Factors are fictions, and other comments on individuality theory

Authors


  • The preparation of this manuscript was supported in part by NIMH grant R01–29209. The comments of Kenneth Howard, Merton Kraus, and Yossi Tal are greatly appreciated. I particularly wish to thank Donald Broadbent and Jeffrey Gray for the hours of conversation which led to some of the ideas discussed in this article.

Requests for reprints should be sent to William Revelle, Department of Psychology, Northwestern University, College of Arts and Sciences, Kresge Centennial Hall, Evanston, Illinois 60201.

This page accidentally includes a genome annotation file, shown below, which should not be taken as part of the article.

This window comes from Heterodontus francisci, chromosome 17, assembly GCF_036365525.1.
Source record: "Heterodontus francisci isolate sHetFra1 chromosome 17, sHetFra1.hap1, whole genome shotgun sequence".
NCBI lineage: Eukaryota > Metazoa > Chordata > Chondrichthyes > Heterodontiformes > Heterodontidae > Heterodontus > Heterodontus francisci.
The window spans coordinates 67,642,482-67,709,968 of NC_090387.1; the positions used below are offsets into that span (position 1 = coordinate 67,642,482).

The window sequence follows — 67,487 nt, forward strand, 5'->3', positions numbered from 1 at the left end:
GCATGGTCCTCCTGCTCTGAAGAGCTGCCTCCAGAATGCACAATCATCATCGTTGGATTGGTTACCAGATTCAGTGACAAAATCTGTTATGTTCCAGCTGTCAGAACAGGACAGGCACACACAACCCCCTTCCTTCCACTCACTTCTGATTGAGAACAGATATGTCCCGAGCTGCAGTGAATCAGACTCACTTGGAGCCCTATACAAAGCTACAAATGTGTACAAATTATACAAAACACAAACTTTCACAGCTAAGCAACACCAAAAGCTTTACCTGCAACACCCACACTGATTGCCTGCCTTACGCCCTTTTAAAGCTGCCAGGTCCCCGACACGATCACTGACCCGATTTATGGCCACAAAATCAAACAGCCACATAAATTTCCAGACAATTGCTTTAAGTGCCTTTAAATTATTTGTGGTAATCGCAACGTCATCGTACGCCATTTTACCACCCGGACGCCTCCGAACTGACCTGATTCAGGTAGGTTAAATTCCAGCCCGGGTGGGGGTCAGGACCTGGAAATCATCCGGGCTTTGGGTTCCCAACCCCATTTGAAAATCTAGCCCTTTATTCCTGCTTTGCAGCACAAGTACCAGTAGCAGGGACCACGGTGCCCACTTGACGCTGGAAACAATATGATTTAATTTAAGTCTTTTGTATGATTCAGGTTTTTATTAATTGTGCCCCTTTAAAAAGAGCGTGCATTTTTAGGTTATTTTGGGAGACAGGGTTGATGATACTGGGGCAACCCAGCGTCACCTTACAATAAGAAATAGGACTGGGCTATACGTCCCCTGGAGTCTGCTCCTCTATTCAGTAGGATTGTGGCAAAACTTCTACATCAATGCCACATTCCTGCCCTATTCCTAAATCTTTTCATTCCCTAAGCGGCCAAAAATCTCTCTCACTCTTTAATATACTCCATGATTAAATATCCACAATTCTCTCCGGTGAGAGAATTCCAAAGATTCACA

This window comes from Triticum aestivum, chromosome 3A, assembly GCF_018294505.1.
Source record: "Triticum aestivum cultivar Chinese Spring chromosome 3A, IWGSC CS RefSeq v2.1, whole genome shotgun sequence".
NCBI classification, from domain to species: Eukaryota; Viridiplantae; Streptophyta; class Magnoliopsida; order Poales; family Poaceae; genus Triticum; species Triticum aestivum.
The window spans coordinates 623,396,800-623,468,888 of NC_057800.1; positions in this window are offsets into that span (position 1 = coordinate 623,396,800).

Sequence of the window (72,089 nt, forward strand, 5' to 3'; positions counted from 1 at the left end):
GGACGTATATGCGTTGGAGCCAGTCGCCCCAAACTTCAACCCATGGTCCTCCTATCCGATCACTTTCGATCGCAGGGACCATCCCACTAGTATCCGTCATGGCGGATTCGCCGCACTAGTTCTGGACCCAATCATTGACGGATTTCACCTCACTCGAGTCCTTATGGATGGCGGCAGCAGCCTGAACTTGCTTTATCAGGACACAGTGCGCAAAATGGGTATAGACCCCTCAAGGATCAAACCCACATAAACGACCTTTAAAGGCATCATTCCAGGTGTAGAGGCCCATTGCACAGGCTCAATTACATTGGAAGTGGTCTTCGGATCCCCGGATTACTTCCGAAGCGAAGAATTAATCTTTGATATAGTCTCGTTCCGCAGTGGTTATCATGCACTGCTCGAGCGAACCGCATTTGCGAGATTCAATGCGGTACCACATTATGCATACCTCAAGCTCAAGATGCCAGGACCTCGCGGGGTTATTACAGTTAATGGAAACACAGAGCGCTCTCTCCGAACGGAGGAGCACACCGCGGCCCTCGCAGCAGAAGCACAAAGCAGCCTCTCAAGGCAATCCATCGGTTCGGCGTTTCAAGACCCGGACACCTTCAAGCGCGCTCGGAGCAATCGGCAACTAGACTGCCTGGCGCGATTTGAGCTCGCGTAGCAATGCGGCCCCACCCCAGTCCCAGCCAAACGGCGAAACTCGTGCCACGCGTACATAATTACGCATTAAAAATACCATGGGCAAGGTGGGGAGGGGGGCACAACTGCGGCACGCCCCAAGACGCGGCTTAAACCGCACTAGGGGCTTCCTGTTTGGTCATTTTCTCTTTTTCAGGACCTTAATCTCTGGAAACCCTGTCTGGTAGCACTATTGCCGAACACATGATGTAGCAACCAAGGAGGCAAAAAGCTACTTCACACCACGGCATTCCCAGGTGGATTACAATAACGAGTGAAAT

Abstract

Three of the assumptions in Royce's (1983) theory of personality integration are examined more closely. Royce assumes that: (1) The results from factor analysis are something more than convenient ways to summarize complex covariance structures; (2) it is useful to separate cognitive, affective, sensory, motor, style, and value systems from each other; and (3) it is useful to think of normative “setpoints.” These assumptions are challenged and evidence for alternative assumptions is discussed.

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